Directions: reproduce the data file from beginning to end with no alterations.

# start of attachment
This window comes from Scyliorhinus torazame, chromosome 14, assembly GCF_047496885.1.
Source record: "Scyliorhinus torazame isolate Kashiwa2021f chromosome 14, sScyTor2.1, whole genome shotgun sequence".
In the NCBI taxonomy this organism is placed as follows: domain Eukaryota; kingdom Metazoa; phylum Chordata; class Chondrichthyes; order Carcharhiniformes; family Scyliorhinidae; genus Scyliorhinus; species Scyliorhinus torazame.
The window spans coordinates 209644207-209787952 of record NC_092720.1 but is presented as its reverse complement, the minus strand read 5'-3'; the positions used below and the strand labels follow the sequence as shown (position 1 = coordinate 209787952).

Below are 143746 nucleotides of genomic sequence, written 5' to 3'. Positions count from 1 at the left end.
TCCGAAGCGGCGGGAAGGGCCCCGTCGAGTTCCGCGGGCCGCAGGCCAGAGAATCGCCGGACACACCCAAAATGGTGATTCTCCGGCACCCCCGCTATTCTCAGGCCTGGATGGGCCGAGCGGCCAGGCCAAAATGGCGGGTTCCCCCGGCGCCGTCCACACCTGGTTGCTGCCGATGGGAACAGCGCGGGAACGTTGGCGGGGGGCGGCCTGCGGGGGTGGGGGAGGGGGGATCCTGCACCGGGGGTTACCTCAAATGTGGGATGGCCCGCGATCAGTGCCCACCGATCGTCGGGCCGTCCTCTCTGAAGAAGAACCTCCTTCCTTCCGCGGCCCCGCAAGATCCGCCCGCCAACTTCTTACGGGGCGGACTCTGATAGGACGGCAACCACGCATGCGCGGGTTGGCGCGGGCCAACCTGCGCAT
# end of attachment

This window comes from Scyliorhinus torazame, chromosome 14, assembly GCF_047496885.1.
Source record: "Scyliorhinus torazame isolate Kashiwa2021f chromosome 14, sScyTor2.1, whole genome shotgun sequence".
In the NCBI taxonomy this organism is placed as follows: domain Eukaryota; kingdom Metazoa; phylum Chordata; class Chondrichthyes; order Carcharhiniformes; family Scyliorhinidae; genus Scyliorhinus; species Scyliorhinus torazame.
The window spans coordinates 209644207-209787952 of record NC_092720.1 but is presented as its reverse complement, the minus strand read 5'-3'; the positions used below and the strand labels follow the sequence as shown (position 1 = coordinate 209787952).

Below are 143746 nucleotides of genomic sequence, written 5' to 3'. Positions count from 1 at the left end.
TCCGAAGCGGCGGGAAGGGCCCCGTCGAGTTCCGCGGGCCGCAGGCCAGAGAATCGCCGGACACACCCAAAATGGTGATTCTCCGGCACCCCCGCTATTCTCAGGCCTGGATGGGCCGAGCGGCCAGGCCAAAATGGCGGGTTCCCCCGGCGCCGTCCACACCTGGTTGCTGCCGATGGGAACAGCGCGGGAACGTTGGCGGGGGGCGGCCTGCGGGGGTGGGGGAGGGGGGATCCTGCACCGGGGGTTACCTCAAATGTGGGATGGCCCGCGATCAGTGCCCACCGATCGTCGGGCCGTCCTCTCTGAAGAAGAACCTCCTTCCTTCCGCGGCCCCGCAAGATCCGCCCGCCAACTTCTTACGGGGCGGACTCTGATAGGACGGCAACCACGCATGCGCGGGTTGGCGCGGGCCAACCTGCGCAT